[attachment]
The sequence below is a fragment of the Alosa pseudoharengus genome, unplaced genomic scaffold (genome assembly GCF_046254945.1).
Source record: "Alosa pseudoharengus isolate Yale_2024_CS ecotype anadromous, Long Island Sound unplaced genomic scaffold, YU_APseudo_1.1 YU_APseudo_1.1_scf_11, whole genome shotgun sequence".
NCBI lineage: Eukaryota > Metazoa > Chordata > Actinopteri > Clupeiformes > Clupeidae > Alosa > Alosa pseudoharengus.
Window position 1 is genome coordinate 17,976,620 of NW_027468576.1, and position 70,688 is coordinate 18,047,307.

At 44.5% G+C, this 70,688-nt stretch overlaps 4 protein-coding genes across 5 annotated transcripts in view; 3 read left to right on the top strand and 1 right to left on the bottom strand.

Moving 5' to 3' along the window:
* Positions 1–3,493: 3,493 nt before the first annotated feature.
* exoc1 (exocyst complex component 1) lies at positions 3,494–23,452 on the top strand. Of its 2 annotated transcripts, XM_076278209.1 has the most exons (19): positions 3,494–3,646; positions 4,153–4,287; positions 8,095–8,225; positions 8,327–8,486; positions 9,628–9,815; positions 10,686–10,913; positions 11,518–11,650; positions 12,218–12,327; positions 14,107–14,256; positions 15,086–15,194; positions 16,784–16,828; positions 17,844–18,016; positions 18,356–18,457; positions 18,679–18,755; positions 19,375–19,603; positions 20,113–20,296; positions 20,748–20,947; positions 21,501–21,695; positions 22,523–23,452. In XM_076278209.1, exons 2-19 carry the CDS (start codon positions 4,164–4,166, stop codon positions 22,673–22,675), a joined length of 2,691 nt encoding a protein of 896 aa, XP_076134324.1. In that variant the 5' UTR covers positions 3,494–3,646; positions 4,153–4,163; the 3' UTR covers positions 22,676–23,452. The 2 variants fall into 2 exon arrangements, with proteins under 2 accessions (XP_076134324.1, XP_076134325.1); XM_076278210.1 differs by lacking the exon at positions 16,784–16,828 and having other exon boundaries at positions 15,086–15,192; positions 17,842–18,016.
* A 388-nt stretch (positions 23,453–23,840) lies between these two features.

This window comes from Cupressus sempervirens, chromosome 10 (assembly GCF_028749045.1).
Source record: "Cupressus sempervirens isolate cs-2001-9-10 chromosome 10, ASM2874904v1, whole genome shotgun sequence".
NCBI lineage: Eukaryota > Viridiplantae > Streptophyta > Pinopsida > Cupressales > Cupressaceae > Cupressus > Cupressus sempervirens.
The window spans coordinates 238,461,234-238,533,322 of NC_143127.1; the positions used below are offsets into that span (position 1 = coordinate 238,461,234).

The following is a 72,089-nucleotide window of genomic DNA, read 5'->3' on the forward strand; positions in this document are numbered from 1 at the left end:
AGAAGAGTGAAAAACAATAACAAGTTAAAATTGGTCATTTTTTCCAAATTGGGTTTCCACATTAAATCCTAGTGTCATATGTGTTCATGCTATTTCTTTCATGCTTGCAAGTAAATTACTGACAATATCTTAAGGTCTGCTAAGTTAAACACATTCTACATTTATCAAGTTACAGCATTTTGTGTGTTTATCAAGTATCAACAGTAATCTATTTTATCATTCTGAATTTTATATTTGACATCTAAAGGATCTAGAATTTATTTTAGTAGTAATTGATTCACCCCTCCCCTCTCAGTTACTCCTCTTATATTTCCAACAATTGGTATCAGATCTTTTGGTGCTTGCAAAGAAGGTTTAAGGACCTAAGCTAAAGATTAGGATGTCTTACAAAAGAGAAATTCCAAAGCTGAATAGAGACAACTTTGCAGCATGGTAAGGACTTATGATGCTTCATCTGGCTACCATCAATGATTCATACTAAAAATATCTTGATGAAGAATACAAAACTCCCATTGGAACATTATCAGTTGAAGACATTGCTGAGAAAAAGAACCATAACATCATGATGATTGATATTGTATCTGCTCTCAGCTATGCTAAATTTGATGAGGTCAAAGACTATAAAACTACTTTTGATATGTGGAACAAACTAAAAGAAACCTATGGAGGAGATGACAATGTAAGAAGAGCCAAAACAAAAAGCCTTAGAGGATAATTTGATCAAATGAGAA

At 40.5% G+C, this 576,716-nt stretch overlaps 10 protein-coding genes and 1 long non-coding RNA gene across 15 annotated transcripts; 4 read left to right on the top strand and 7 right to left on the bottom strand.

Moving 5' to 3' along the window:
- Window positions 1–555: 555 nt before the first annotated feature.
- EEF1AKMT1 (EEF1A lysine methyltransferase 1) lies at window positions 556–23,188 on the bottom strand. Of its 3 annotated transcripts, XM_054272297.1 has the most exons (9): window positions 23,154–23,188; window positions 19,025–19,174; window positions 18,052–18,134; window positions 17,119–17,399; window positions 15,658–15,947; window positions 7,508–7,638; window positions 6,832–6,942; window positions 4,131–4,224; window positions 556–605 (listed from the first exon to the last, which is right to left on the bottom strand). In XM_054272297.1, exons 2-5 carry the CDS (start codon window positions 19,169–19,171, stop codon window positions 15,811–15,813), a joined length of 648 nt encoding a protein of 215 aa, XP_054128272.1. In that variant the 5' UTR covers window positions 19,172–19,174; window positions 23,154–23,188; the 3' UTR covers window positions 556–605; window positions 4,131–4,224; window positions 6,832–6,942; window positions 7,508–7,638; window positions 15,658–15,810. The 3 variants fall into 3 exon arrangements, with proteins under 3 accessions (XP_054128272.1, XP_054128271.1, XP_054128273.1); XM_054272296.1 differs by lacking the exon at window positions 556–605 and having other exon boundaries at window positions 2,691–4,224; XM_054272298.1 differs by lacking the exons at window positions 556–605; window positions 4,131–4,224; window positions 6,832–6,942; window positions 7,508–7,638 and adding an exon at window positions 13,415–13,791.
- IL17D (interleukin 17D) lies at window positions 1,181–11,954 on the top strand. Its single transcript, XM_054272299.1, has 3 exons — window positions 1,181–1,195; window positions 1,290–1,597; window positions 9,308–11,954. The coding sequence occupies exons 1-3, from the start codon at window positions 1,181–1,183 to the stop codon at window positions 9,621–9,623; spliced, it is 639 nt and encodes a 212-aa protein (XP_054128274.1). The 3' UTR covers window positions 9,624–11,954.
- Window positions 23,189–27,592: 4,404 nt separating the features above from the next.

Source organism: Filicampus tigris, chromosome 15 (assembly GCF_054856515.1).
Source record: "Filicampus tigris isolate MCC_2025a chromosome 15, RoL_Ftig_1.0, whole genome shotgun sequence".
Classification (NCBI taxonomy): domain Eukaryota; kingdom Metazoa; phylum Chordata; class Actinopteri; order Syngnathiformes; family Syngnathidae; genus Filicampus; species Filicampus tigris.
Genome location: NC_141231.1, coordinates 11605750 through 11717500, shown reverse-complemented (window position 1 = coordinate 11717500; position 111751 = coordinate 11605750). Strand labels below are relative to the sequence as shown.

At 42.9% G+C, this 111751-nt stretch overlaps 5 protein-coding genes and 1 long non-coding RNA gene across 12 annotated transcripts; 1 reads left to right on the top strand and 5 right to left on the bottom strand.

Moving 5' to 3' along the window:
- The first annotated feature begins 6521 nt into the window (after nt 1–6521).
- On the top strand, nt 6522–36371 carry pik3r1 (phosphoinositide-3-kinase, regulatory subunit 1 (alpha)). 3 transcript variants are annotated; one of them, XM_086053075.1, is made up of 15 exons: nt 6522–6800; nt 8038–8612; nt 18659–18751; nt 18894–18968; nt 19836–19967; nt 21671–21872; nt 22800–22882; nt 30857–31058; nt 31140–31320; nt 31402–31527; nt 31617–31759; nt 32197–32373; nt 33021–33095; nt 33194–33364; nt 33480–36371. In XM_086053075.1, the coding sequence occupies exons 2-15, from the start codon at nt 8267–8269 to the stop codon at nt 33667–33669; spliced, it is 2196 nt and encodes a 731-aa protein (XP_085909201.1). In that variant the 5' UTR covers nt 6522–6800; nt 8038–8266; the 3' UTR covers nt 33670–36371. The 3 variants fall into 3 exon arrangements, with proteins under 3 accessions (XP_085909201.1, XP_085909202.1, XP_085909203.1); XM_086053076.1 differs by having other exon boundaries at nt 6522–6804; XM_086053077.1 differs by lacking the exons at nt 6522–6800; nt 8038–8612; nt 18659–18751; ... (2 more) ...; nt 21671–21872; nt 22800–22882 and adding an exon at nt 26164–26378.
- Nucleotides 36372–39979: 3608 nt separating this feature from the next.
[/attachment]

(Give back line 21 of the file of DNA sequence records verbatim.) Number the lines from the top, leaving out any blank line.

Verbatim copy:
- Window positions 23,189–27,592: 4,404 nt separating the features above from the next.